Asian Pacific CultureFest celebrates diversity within AAPI diaspora

Dok Champa Lao dancers perform at the Asian Pacific CultureFest at District56 in Elk Grove on Sunday, May 19. (Photo by Hilario Mata)

By Chanelle Anne Muerong

The sound of flutes and two-string fiddles waft through the various booths lining the pavements and lawns across District56 as a group of 10 Hmong dancers clad in traditional white and red dresses, and adorned with intricate jewelry, perform for the crowd at the third-annual Asian Pacific CultureFest in Elk Grove on Sunday, May 19. 

Ntxhais Deev Siab, a Sacramento-based nonprofit Hmong dance group, was one of the many performers during the event. A returning group from last year’s CultureFest,  the group is known for showcasing different styles of Hmong dress and music  at competitions around the state. 

“It feels good to perform at events like this, not a lot of people know about Hmong dancing or even the culture,” said Melanie Yang, one of the dancers in the group. “It feels good because I feel like when people see it for the first time, they’re really astonished by it.”

The Ntxhais Deev Siab dance group at the Asian Pacific CultureFest at District56 in Elk Grove on Sunday, May 19. From left: Cassyanna Her, Lily Vang, Sheny Thao, Christine Xiong, Melanie Yang, Starly Vang, Liyah Moua, Nancy Thao, Alina Vue and Destini Yang. (Photo by Hilario Mata)

To celebrate Asian American, Native Hawaiian and Pacific Islanders Heritage Month, the City of Elk Grove partnered with The Creative Space, a small business that serves as a gathering place for creatives to teach and share their passions with others and nonprofit Sacramento Asian Pacific Cultural Village to put on the free event intended to uplift the Asian American and Pacific Islander culture, heritage, and contributions throughout the Sacramento region with arts, crafts, food and community.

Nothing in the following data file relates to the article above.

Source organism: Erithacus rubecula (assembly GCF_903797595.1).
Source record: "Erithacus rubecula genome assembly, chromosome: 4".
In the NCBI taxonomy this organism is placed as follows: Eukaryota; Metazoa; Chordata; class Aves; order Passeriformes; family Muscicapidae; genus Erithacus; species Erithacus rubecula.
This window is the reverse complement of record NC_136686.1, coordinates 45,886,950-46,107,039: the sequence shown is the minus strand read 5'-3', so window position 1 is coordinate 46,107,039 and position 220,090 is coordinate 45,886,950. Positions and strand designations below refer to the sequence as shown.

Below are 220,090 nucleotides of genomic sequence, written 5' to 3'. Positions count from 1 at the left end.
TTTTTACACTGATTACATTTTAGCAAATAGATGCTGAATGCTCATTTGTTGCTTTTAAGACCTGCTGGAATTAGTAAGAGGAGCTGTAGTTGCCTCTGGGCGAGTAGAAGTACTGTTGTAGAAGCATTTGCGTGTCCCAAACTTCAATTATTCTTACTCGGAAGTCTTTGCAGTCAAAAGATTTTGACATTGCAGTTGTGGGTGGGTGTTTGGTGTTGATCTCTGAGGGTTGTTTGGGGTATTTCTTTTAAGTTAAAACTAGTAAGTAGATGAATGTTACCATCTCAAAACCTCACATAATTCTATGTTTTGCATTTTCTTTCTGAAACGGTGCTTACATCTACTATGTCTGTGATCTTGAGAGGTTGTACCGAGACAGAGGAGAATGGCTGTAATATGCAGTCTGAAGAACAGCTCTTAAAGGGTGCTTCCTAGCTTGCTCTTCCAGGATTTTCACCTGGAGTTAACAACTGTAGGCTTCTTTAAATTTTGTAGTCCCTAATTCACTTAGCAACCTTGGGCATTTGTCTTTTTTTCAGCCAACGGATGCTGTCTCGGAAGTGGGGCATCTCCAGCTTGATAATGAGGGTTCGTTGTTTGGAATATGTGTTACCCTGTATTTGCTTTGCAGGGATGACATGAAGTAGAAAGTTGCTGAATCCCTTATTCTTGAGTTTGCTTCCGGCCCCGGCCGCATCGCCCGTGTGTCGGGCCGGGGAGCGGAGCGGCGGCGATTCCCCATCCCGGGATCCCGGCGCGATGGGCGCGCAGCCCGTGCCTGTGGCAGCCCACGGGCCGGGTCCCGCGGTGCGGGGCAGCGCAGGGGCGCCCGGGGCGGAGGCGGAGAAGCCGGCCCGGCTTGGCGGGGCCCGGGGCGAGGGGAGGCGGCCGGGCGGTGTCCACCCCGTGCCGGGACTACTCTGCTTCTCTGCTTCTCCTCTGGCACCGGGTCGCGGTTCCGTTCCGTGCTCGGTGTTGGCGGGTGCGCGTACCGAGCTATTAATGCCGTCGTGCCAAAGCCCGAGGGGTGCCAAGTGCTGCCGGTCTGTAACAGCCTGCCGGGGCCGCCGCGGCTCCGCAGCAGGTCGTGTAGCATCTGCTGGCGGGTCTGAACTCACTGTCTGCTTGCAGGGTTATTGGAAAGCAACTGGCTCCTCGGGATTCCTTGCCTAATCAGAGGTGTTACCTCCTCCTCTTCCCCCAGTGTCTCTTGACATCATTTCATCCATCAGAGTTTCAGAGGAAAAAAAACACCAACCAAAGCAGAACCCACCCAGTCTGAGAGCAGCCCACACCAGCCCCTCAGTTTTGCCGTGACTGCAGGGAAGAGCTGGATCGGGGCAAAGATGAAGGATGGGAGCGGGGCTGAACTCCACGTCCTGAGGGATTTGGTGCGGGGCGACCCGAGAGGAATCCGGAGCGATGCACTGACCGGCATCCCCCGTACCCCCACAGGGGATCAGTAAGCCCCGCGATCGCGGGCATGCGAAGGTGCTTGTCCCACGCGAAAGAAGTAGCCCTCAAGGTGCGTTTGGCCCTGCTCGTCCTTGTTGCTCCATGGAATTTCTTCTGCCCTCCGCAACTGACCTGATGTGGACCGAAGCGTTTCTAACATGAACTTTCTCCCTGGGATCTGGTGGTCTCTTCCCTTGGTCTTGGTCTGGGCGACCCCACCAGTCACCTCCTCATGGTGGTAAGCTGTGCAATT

“Our culture is a beautiful culture,” said Cassyanna Her, a Ntxhais Deev Siab dancer. “And the girls, I really like dancing with all of them. That’s what I like about dancing, you get to grow a bond with the people you don’t really get to see often.”

In addition to performances, the event showcased more than 150 vendors ranging from savory food stalls, to handmade goods and sweet treats. Attendees had no shortage of food options, as they were also able to patronize the various food trucks present, such as Filipino food truck Baboy Boys and Bussin’ Buns, as well as enjoy the traditional and contemporary stage performances and a pop-up visual art gallery.

Lisa Ngo-Koob, owner of Sweet Flour Vegan Bakery, holds two desserts on Sunday, May 19 at the Asian Pacific CultureFest at District56 in Elk Grove. (Photo by Hilario Mata)

Lisa Ngo-Koob, owner of Sweet Flour Bakery was one of the many food vendors at the event. Ngo-Koob, a vendor with The Creative Space, slowly converted her bakery into a 100% vegan bakery in 2020. 

“I was one of [The Creative Space’s] original vendors when they first started. They are two amazing sisters and they put on great events,” Ngo-Koob said. “They have a dedicated amount of vendors that are loyal to them.”

Ngo-Koob hopes to eventually bring Vietnamese flavors into her bakery. “With Vietnamese flavors, there’s not a lot of flavors to work with, but it is definitely something that I would like to work on in the future and incorporate into my business.”

Another vendor, Holly Guenther, said she wants to bring awareness to her Korean culture through Kimchi Kawaii, which has been in business for 16 years, offering different types of crafted goods and art including pins, plushies and stickers.

Through her creations, Guenther strives to educate her customers about her Korean culture. The lion pin series in particular is something that Guenther has been working on lately. “The Korean pin series that I have is relatively new,” she said. “As I was doing all these events, I noticed there was a lot of Japanese culture, Chinese culture as well. I wanted to represent my own Korean heritage.”

Musician Neil Nayyar performs at the Asian Pacific Culture Fest at District56 in Elk Grove. (Photo by Hilario Mata)

Each pin on display had small blurbs about which country they are from, and a fun fact about each lion. Different lion pins were made, including ones from Japan, Korea and Tibet, just to name a few.

Guenther said she felt like this festival was a great way to get her art out, and that it was nice to have different aspects of Asian culture all in one place. “Having big public events like this,” she said, “it draws people in and it exposes them to different cultures that they might not normally get.”

This story is part of the Solving Sacramento journalism collaborative. Solving Sacramento is supported by funding from the James Irvine Foundation and James B. McClatchy Foundation. Our partners include California Groundbreakers, Capital Public Radio, Outword, Russian America Media, Sacramento Business Journal, Sacramento News & Review, Sacramento Observer and Univision 19.

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